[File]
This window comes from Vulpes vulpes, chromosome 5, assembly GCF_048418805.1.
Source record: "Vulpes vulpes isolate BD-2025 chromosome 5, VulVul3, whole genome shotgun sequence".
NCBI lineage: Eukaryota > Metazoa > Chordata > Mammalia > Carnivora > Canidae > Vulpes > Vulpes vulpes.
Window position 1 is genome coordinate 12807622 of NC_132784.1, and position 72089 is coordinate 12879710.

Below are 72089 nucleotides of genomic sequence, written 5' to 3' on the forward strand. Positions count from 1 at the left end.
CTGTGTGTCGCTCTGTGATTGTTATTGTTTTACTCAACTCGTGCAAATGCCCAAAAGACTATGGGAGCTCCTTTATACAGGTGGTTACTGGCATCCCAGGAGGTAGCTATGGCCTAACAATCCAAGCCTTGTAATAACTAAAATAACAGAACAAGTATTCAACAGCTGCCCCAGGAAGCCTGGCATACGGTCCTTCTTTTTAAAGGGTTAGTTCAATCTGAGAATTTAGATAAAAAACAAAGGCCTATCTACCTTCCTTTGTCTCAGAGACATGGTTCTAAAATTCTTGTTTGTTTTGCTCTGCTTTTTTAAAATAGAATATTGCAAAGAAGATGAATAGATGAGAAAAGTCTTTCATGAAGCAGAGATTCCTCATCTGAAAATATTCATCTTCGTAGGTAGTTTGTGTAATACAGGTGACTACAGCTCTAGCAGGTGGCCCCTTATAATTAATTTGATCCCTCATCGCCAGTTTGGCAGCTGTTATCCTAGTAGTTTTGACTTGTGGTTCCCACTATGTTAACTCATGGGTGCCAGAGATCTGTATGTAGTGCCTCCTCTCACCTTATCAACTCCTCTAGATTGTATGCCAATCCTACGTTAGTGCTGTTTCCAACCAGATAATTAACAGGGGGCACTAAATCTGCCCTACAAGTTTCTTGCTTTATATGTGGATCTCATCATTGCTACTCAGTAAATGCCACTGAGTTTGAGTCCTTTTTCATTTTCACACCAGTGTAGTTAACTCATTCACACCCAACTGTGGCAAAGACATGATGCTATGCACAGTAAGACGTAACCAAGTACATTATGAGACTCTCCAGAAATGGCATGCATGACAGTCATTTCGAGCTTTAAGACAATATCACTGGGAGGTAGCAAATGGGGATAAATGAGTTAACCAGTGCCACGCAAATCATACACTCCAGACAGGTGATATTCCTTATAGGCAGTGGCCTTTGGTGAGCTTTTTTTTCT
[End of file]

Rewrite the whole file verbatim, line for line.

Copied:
This window comes from Vulpes vulpes, chromosome 5, assembly GCF_048418805.1.
Source record: "Vulpes vulpes isolate BD-2025 chromosome 5, VulVul3, whole genome shotgun sequence".
NCBI lineage: Eukaryota > Metazoa > Chordata > Mammalia > Carnivora > Canidae > Vulpes > Vulpes vulpes.
Window position 1 is genome coordinate 12807622 of NC_132784.1, and position 72089 is coordinate 12879710.

Below are 72089 nucleotides of genomic sequence, written 5' to 3' on the forward strand. Positions count from 1 at the left end.
CTGTGTGTCGCTCTGTGATTGTTATTGTTTTACTCAACTCGTGCAAATGCCCAAAAGACTATGGGAGCTCCTTTATACAGGTGGTTACTGGCATCCCAGGAGGTAGCTATGGCCTAACAATCCAAGCCTTGTAATAACTAAAATAACAGAACAAGTATTCAACAGCTGCCCCAGGAAGCCTGGCATACGGTCCTTCTTTTTAAAGGGTTAGTTCAATCTGAGAATTTAGATAAAAAACAAAGGCCTATCTACCTTCCTTTGTCTCAGAGACATGGTTCTAAAATTCTTGTTTGTTTTGCTCTGCTTTTTTAAAATAGAATATTGCAAAGAAGATGAATAGATGAGAAAAGTCTTTCATGAAGCAGAGATTCCTCATCTGAAAATATTCATCTTCGTAGGTAGTTTGTGTAATACAGGTGACTACAGCTCTAGCAGGTGGCCCCTTATAATTAATTTGATCCCTCATCGCCAGTTTGGCAGCTGTTATCCTAGTAGTTTTGACTTGTGGTTCCCACTATGTTAACTCATGGGTGCCAGAGATCTGTATGTAGTGCCTCCTCTCACCTTATCAACTCCTCTAGATTGTATGCCAATCCTACGTTAGTGCTGTTTCCAACCAGATAATTAACAGGGGGCACTAAATCTGCCCTACAAGTTTCTTGCTTTATATGTGGATCTCATCATTGCTACTCAGTAAATGCCACTGAGTTTGAGTCCTTTTTCATTTTCACACCAGTGTAGTTAACTCATTCACACCCAACTGTGGCAAAGACATGATGCTATGCACAGTAAGACGTAACCAAGTACATTATGAGACTCTCCAGAAATGGCATGCATGACAGTCATTTCGAGCTTTAAGACAATATCACTGGGAGGTAGCAAATGGGGATAAATGAGTTAACCAGTGCCACGCAAATCATACACTCCAGACAGGTGATATTCCTTATAGGCAGTGGCCTTTGGTGAGCTTTTTTTTCT